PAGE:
First, I am not an expert about anything marriage. I have never received a counseling degree; so I am not claiming to be able to solve another couple’s problems…I’m speaking solely from a personal POV.
The point of this blog post isn’t to divulge into the details of my marriage, somethings I consider sacred. However, I can shine some light on what it is like to take something you love, turn it into more than just a hobby, and how it has affected my marriage/spouse.
I married young, (well at least in my opinion). I was 23, just out of college, moved to a new location with my fiancé, and a month later was married and submerged in a life as a “team” ever since. Have we been a team the entire time? heck no. In fact, I believe your 20’s are for self-discovery, finding out who you are and what makes you tick…add another person into the equation doing the exact same thing….I like to refer to being married in my 20’s like walking blind-fold in a mine field…you could potentially make it out of the situation unscathed…but, chances are….you’ll hit something as some point that will turn your world upside down and challenge you as a couple.
I ran in my 20’s, but it was more of a way for me to hold onto my “eating disorder” without starving myself. I was going through the trials and errors of my twenties and running was a way for me to have some “control” in a very out-of-control period of my life. Running didn’t detract from my marriage, but it didn’t add either….it was one of those outliers that was present, but inconsequential.
Fast forward our moving to a new state with a new babe as well as finding a new home was a huge step for Ryan and I. I began to fall more in love with running as I found it a way to get aquatinted with my new surroundings. Running after I had my boys became less, (if at all) about my eating disorder and became part of my identity. Finding what made me happy and not what made us happy as a couple ended up benefiting us greatly…turning 30 did something magical for my psychi…I started to really understand that my happiness depended on my actions alone, no one else. I was in control of wether or not I felt happy and running was a huge part in that equation.
This last season, when I really started to see my potential as a competitive runner, was the turning point from running being a “hobby” to part of my every day life that would require team work and support from my other half.
I qualified for Boston after running the Grandma’s Marathon in Duluth, MN. Ryan was immediately insistent I run Boston and has been incredibly supportive ever since.
Before I give Ryan a hero’s story…I will say this; I am an incredibly independent person. I realize now, (after getting sick one too many times) that I cannot do it alone, but asking for help is not something I do often. Case in point, Ryan didn’t get beckoned for labor support until I was 2 hours (in a 12 hour labor) away from birthing Trout….
Back to running. Ryan has been incredibly supportive. Ryan also works an insane amount of hours, so during the week, it is up to me to make running happen. However, he is always asking how my run went and is there to boost my ego when he can tell its lagging.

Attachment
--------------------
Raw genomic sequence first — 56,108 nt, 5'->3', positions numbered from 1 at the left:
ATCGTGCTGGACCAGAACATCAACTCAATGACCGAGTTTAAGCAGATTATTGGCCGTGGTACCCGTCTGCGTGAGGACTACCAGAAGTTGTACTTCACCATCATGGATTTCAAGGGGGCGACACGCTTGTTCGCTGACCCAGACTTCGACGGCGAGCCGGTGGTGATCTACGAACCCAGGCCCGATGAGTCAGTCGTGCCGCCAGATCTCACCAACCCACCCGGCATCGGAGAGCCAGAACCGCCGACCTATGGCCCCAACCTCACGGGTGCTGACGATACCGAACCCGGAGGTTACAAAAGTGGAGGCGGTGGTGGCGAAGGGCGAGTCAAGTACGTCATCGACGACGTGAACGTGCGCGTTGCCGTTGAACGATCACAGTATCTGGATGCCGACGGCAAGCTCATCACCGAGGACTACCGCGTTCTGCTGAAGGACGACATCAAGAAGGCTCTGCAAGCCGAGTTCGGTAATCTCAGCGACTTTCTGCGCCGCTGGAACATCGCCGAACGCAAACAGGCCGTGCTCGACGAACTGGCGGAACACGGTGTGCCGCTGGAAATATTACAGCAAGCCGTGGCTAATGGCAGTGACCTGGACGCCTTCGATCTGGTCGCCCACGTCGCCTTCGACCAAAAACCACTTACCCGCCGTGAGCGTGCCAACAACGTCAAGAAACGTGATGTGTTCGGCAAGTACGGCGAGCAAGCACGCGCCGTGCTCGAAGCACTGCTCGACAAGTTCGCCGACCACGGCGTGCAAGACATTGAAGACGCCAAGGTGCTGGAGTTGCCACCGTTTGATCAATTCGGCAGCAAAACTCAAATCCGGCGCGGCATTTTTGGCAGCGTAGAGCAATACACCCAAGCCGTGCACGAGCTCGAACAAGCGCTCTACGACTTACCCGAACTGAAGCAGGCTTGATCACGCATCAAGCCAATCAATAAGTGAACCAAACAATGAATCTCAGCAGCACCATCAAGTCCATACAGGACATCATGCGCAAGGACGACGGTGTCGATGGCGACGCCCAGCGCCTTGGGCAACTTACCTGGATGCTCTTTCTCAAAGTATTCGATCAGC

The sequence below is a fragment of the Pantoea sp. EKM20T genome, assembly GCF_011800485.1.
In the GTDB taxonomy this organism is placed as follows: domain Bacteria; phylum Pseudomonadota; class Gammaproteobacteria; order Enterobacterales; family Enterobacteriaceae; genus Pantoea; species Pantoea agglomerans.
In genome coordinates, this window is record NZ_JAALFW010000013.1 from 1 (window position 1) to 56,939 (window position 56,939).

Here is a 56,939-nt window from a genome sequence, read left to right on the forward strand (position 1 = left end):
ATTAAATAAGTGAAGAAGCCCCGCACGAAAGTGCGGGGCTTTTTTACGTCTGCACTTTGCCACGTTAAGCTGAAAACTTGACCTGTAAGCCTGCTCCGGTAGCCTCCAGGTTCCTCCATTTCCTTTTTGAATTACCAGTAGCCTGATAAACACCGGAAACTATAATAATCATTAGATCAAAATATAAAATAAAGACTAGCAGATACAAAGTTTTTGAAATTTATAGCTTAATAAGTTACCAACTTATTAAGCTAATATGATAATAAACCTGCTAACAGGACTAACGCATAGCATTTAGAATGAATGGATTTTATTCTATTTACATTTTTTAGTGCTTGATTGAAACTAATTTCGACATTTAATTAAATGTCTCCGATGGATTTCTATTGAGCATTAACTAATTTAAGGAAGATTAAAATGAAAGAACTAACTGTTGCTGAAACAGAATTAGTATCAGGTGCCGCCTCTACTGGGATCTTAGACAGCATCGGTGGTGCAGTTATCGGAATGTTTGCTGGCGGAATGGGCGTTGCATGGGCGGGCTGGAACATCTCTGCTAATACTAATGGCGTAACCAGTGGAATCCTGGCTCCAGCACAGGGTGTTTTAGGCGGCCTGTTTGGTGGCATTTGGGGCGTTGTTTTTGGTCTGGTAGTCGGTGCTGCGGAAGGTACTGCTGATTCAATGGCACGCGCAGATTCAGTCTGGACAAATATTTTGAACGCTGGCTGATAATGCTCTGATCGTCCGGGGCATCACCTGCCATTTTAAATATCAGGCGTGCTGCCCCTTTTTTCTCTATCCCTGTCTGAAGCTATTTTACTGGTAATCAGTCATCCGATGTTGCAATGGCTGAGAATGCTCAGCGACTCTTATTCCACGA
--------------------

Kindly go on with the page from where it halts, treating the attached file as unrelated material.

On the weekends he is on boy duty for the early morning long run. Again, I have accommodated him greatly by making sure my run is done early, (most of the time I am finished before 9 am). However, his help is greatly appreciated! It is so freeing to know that I can go out, focus on my run, and have zero worry about wether or not my boys are happy and well cared for..Ryan is a great Dad, (nothing is better then showing up at home and discovering all 3 boys snuggled in bed asleep).
How has training with a more intensive training scheduled affected my marriage?
It really hasn’t. I read about runners having less time with their spouse, feeling significantly less energetic when they are free to spend time with their significant other, or obsessing too much about the task-at-hand and forget that there is another person in the equation.
I have found for me, personally, that marathon training has added to our relationship. Ryan enjoys watching me find something to claim my own, he values my individuality, (and vise versa).
Because running takes up more time, I have also been better about managing my time. I am insistent that Ryan comes first. If he were having a bad day, sick and needed my help, or something came up and he needed me…my long run could be moved to another time. I also don’t go to bed ridiculously early…time spent with just my husband is invaluable….I will take the hour less of sleep to spend time with Ryan.
Ryan doesn’t make it hard for me to do what I need to get my training done. He encourages me to go to hot yoga after me Saturday long run, he drives me to a coffee shop when he can tell I am fighting a bad case of lack of sleep and “hangry” all at once, and he doesn’t ever forget to tell me how proud he is of me.
I’m sure this is a huge let down for those who have many an argument over training and fitting in their spouse…but I can honestly say that marathon training hasn’t ever been a point of contention for us, (as I curse myself 😉 ).
One more point, and then I promise I’ll stop… Ryan and I have taken turns having our “time to shine” in our relationship. Ryan has had moments where he has had a huge hunt planned and I needed to accommodate or a fishing trip up the Smith River that required me to forgo a trip I wanted to take. Training for Boston and taking running on in a more involved manner has been more of my time to shine. Ryan has graciously taken on the role as the more “supportive” spouse while I have had to feel more “selfish” in my endeavors. We both have realized that to make it work for us, it requires a balance of being supportive and requiring support.